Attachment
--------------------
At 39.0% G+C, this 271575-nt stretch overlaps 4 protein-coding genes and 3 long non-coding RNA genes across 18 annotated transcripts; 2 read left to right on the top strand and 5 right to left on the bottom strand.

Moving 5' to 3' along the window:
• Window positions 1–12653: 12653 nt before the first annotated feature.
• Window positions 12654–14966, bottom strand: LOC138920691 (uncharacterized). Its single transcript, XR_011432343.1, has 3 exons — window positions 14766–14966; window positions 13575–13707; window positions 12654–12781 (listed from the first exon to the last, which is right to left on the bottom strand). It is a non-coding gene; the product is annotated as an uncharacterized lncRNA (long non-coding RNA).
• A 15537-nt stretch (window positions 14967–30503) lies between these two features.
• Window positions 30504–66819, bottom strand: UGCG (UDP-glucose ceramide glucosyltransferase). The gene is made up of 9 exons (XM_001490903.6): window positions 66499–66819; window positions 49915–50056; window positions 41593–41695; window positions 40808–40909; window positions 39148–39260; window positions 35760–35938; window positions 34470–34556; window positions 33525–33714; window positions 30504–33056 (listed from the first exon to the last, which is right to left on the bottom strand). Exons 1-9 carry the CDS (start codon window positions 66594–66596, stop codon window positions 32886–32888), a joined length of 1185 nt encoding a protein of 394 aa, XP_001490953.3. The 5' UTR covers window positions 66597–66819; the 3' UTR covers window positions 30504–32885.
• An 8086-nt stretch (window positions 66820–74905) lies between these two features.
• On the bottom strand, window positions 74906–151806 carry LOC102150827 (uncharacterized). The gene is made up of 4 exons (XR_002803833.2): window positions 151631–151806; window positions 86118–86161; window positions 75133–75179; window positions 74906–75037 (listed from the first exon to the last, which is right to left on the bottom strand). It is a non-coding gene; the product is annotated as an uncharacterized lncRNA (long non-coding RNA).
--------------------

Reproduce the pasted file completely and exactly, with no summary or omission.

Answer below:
At 39.0% G+C, this 271575-nt stretch overlaps 4 protein-coding genes and 3 long non-coding RNA genes across 18 annotated transcripts; 2 read left to right on the top strand and 5 right to left on the bottom strand.

Moving 5' to 3' along the window:
• Window positions 1–12653: 12653 nt before the first annotated feature.
• Window positions 12654–14966, bottom strand: LOC138920691 (uncharacterized). Its single transcript, XR_011432343.1, has 3 exons — window positions 14766–14966; window positions 13575–13707; window positions 12654–12781 (listed from the first exon to the last, which is right to left on the bottom strand). It is a non-coding gene; the product is annotated as an uncharacterized lncRNA (long non-coding RNA).
• A 15537-nt stretch (window positions 14967–30503) lies between these two features.
• Window positions 30504–66819, bottom strand: UGCG (UDP-glucose ceramide glucosyltransferase). The gene is made up of 9 exons (XM_001490903.6): window positions 66499–66819; window positions 49915–50056; window positions 41593–41695; window positions 40808–40909; window positions 39148–39260; window positions 35760–35938; window positions 34470–34556; window positions 33525–33714; window positions 30504–33056 (listed from the first exon to the last, which is right to left on the bottom strand). Exons 1-9 carry the CDS (start codon window positions 66594–66596, stop codon window positions 32886–32888), a joined length of 1185 nt encoding a protein of 394 aa, XP_001490953.3. The 5' UTR covers window positions 66597–66819; the 3' UTR covers window positions 30504–32885.
• An 8086-nt stretch (window positions 66820–74905) lies between these two features.
• On the bottom strand, window positions 74906–151806 carry LOC102150827 (uncharacterized). The gene is made up of 4 exons (XR_002803833.2): window positions 151631–151806; window positions 86118–86161; window positions 75133–75179; window positions 74906–75037 (listed from the first exon to the last, which is right to left on the bottom strand). It is a non-coding gene; the product is annotated as an uncharacterized lncRNA (long non-coding RNA).